Wednesday, November 29, 2006

Travel update number three

Just to update people as to where we’ve gone now since finshing our cross-Europe trip, here’s a very quick sum up:

After our very busy two days back in cold and rainy London we travelled to Cairo via Zurich. We spent a manic day walking around Cairo, before our 2 week tour started the next morning with a visit to the Saqqara and Giza Pyramids. Something Carly had been waiting to see close up for years – and so there we were finally standing at the base of these wonders of the world.

The tour then took an overnight train trip south to Aswan to visit the first of many temples and sites we are planning on seeing in the south of the country. We spent a few days in the Aswan area, seeing the nearby temples and other sites, taking a relaxing sailing cruise on the Nile, and taking a very long day trip south towards the Sudan border to the stunning Abu Simbel temples. A definite highlight!

We then travelled back up to Luxor stopping at two different but amazing temples on the way. The temples in Egypt were like nothing we’ve ever seen anywhere – the Egyptians paid so much attention to detail, and the walls and walls of murals and scenes, plus endless colums of hierglyphics are all like something out of a school history textbook. We are simply amazed at each one we visit, and no two are anywhere near the same which is great! At Luxor we visited the two Temples in the city – the larger one being the largest temple site of its kind in Egypt and had some amazing columns and etched artwork. These two temples were previously the home of the obelisks that now sit in Paris, and the other in Istanbul – and we’ve seen them both!!

Just for something different we took a dawn hot air balloon flight over the Valley of the Kings right on sunrise so we could see the sunlight as it hit the Nile Valley and the mountain range to the west of Luxor. The view was spectacular, and hopefully the photos almost as good. I felt like Yann Arthus-Bertrand for an hour pointing my camera and long lens at the world below! It was something we’ll never forget.. After we landed we toured the Valley of the Kings and the best of the underground tombs there – these were brilliant! What still remains there of the tombs is mind-blowing – all hidden until recently in this beautiful desert valley. I had a look around the very touristy town of Luxor, and with camera in hand got away from the tourist strip and got some great photos in the locals market and shopping streets, followed all the time by either inquisitive local kids or harassing hawkers. Not the nicest town despite the sights around it.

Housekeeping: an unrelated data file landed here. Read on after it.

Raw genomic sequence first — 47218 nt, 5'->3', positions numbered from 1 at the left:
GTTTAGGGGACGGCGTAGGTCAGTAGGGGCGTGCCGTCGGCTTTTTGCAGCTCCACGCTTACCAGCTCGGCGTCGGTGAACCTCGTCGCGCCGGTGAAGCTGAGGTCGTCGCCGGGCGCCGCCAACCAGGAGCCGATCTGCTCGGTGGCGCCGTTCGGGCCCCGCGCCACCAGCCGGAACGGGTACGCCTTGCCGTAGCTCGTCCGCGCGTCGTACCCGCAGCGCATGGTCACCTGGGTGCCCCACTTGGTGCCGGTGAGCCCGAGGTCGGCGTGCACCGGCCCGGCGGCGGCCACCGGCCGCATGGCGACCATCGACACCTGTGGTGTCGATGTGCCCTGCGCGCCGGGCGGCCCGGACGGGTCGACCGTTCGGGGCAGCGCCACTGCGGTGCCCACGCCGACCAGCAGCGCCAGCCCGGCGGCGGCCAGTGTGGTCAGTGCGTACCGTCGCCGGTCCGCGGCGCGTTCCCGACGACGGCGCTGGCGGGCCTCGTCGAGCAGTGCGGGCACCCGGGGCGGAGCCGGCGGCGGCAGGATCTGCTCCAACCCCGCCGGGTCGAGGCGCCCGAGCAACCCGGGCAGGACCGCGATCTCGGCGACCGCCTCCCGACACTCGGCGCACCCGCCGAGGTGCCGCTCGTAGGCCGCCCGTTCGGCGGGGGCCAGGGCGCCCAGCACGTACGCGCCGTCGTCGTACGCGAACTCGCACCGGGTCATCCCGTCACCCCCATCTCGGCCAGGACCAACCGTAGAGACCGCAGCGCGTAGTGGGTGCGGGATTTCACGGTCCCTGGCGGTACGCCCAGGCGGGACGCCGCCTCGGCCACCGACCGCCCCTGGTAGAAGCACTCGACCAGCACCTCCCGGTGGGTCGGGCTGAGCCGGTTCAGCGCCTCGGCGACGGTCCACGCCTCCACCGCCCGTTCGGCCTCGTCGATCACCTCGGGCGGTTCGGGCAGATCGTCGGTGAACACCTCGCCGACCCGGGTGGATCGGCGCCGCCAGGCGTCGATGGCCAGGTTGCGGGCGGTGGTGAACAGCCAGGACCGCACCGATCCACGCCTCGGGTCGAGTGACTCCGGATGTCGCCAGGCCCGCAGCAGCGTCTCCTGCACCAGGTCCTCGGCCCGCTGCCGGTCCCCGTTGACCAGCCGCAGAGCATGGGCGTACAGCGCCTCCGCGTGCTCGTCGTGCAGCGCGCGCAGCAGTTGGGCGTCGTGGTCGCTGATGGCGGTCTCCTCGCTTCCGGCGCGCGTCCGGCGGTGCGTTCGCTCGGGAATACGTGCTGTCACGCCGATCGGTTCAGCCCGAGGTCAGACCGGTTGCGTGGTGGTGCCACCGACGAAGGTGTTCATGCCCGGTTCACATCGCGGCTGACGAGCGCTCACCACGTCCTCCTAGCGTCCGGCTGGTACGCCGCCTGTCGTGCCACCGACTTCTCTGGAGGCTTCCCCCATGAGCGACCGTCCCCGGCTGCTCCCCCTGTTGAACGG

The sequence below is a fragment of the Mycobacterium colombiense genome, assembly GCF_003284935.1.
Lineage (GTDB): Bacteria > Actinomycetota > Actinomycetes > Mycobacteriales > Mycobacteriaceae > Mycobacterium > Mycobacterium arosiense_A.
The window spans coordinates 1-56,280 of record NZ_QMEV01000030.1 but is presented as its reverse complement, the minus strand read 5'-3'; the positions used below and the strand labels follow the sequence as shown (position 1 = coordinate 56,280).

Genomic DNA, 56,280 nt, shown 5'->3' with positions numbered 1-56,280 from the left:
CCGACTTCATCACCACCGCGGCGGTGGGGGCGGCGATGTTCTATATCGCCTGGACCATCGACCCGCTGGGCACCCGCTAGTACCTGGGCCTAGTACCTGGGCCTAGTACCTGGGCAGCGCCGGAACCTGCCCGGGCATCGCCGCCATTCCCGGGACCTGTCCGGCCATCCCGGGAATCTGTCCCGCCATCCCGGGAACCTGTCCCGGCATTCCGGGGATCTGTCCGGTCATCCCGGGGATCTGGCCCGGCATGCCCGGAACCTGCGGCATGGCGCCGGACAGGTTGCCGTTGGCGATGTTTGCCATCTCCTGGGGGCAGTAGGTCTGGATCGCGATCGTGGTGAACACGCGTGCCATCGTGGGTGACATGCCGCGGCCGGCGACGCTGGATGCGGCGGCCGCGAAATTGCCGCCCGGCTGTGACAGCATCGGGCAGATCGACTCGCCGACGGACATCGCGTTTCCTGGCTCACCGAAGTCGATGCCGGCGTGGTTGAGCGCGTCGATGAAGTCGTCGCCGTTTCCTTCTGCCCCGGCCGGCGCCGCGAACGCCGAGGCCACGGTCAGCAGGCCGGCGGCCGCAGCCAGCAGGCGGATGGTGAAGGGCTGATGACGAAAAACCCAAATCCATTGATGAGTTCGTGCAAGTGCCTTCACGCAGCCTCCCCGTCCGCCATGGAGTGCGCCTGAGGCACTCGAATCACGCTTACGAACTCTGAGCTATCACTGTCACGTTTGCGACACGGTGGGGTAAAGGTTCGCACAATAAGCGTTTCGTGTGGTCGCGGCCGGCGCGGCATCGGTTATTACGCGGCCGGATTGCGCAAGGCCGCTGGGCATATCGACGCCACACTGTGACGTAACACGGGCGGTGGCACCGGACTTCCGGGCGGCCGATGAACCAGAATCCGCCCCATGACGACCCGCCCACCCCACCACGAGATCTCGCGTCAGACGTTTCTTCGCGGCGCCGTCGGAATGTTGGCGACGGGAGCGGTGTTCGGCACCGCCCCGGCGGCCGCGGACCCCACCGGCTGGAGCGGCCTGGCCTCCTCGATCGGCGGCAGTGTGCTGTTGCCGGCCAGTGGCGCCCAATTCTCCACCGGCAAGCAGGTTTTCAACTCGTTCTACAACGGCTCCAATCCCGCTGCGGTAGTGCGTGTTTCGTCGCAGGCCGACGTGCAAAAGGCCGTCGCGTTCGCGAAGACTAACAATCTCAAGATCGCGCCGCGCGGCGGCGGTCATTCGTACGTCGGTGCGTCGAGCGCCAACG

So from Luxor we headed to the coast, and then after a break embarked on a gruelling overnight bus trip across/under the Suez Canal, then through the very barren Sinai Peninsula, through the Taba Heights, to the beachside town of Dahab. Because of our intention to visit Syria and Jordan, we only had a short day and night there, before we traveled to Damascus. A shame really as we liked it more than we thought we would – we’ll have to come back with Dive tickets and see why the Red Sea diving is so renowned.

So we were driven from Dahab, to a boat leaving Taba from Egypt to Aquaba in Jordan at the top of the Red Sea gulf, before continuing through Jordan to Amman, then from Amman to Damascus. On the way we had a short stop at the Roman city ruins at Jeresh – very impressive although because of transport delays we had nowhere near enough time to see enough of it. We then crossed into Syria with ease and onto the bustling city of Damascus.

Our first full day there and we headed off very early to the north-east, parallel with the Iraqi border to Palmyra in the north of the country. According to some eerie road signs we got as close as 150km to the Iraqi border which was pretty exciting. Palmyra itself just blew us away. It is a massive ruined city with Roman origins and Islamic and Christian influence, set on a huge date palm-covered oasis in the desert, and previously a strategic location on the old Silk trade route between east and west. We visited some impressive stone towers that were used as tombs for whole families in a cemetery-like area just outside the town, like nothing we’d seen anywhere. And even better is that there is absolutely no-one else around compared to the crowds of Egypt, so you virtually have the sites to yourself.. there are very few tourists in Syria at the moment - the guides and drivers say it has something to do with some 'crazy Bush' fellow... We got back to Damascus after sunset. We’ve done so much driving, the distances are just huge and the road conditions and traffic don't help. Both of us are pretty exhausted given the schedule we are on to see what we can in the given time. We spent the next day in Damascus, touring the old town and its very interesting buzzing markets, and then though the huge city mosque. We also visited a stunning old palace with Islamic carvings and decorations, and amazing ceiling paintings and carvings. At the end of the day we traveled back over the border to Amman in Jordan where we are tonight.

We still have left in the rest of the week a day at the Rose City of Petra, a visit to the Dead Sea, and an overnight camping in the desert at Wadi Rum. All this before a long bus trip back to Cairo and a visit to more inner-city sights there. We get back to London on Sunday night, and begin finishing off the last few things in London before we leave for Brisbane.

We’ll need a holiday after all this!!!

-shane

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